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Writing better Video Scripts: The Rewrite

At my school, we have a weekly show called Bobcat Television. We write scripts and film all around the school.  I am one of the students involved. I was wondering if you have any advice on how we can improve our show.  Here is a sample script:

H: As many of you Bobcats may know, there is something out there called autism.

M:You may have heard your parents talking about it…

G:You may have seen something online or in the newspaper…

H: Or you may have seen an advertisement somewhere.

M: But do you really know what autism is?

G: We are here to inform you about autism and it’s effects.

M: Some of the commonly asked questions about autism are…

H: What is autism?

G: What does autism do to people affected?

M: What are some of the characteristics of a person with autism?

H: Here are your answers.

–Gabrielle Bartlett

Thanks for boldly sharing your script, Gabrielle (or should I call you “G”?)

Great videos start with great video scripts whether you’re in high school or Hollywood. You can make a decent movie with a great script and fair cast– but you can’t make a decent movie with a lame script even if you have Oscar winners (see half the Al Pacino movies of the ’90s.  You may have to imdb him, G.)

Scripts need to cut to the chase.  Every word has to mean something, because it’s going to take up your audience’s time.  If you bore them, they will tune out literally– by clicking away– or figuratively, by paying attention to something else.

Your script is good for a first draft. But in rewrite, you need to prune away every word that doesn’t give us more information, entertain us, intrigue us, or make us feel emotion.  An improv teacher of mine called the extra words “weasel words”– the words of someone trying to kill time to avoid getting to the point.  We do this in conversation to be “softer” in our approach.  In video, “soft” is usually boring.  Instead, say what you mean and get out.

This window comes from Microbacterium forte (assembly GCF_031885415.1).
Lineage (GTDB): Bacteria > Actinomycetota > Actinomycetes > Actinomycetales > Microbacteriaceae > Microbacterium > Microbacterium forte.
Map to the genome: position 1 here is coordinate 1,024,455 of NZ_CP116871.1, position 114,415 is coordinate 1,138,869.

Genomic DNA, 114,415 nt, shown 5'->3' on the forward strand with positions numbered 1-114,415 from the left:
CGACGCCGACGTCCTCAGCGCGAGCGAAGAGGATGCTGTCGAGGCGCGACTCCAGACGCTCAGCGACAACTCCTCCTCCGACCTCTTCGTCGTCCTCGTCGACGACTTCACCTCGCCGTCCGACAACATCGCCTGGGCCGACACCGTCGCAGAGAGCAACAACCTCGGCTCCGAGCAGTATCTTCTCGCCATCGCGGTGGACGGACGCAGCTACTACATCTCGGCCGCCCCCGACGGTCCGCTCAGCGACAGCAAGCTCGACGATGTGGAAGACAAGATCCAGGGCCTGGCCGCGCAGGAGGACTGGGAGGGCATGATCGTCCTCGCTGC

Let’s try rewriting, and I’m going to be extra tough on you just so you can see the point:

H: As many of you Bobcats may know, there is something out there called autism.

You are already talking to us Bobcats.  And we already know that you’re talking to us.  Just start with the main point: the word “Autism.”

M:You may have heard your parents talking about it…
G:You may have heard about it something about it online or in the newspaper…

Tightening.

H: Or you may have seen an advertisement somewhere.

Do people really advertise for autism? Regardless, we get the point already– autism is a word you may have heard without knowing what it means.  Let’s cut this.

M: But do you really know what autism is?

Everything is real.  “Really” is a word you almost never need.

G: We are here to inform you about autism and it’s effects.

Just tell them.  You don’t need to tell them you’re going to tell them.

M: Some of the commonly asked questions about autism are…

Ditto.  Let’s just ask the questions.

H: What is autism?

Already asked in this version.

G: Or how it affects people?

Rewritten shorter and cleaner.

M: or how autism is treated?  What are some of the characteristics of a person with autism? 

Rewritten

H: Here are your answers.

Instead of saying, just do it. Go right to the answers.

When we take out the edit notes, the new version is about half the length of what you had before.  Just by cutting here and there, we’ve made this quicker and more interesting:

H: Autism.

M:You may have heard your parents talking about it…

G:You may have heard about it online or in the newspaper…

H: But do you know what autism is?

G: Or how it affects people?

M: or how autism is treated? 

Now you’ve introduced your topic, asked questions to intrigue, and the audience is hanging on– ready for answers.

4 thoughts on “Writing better Video Scripts: The Rewrite

  1. This is why I love your book and recommend it to so many people. These simple tips on better writing and storytelling are something I learned in high school. I was a solid C student before, and High Honors after. I went on to graduate from Harvard University.

    The two most valuable things I learned in school were typing and editing–'really' basic skills.

    I hope that G realizes the value of what you wrote.

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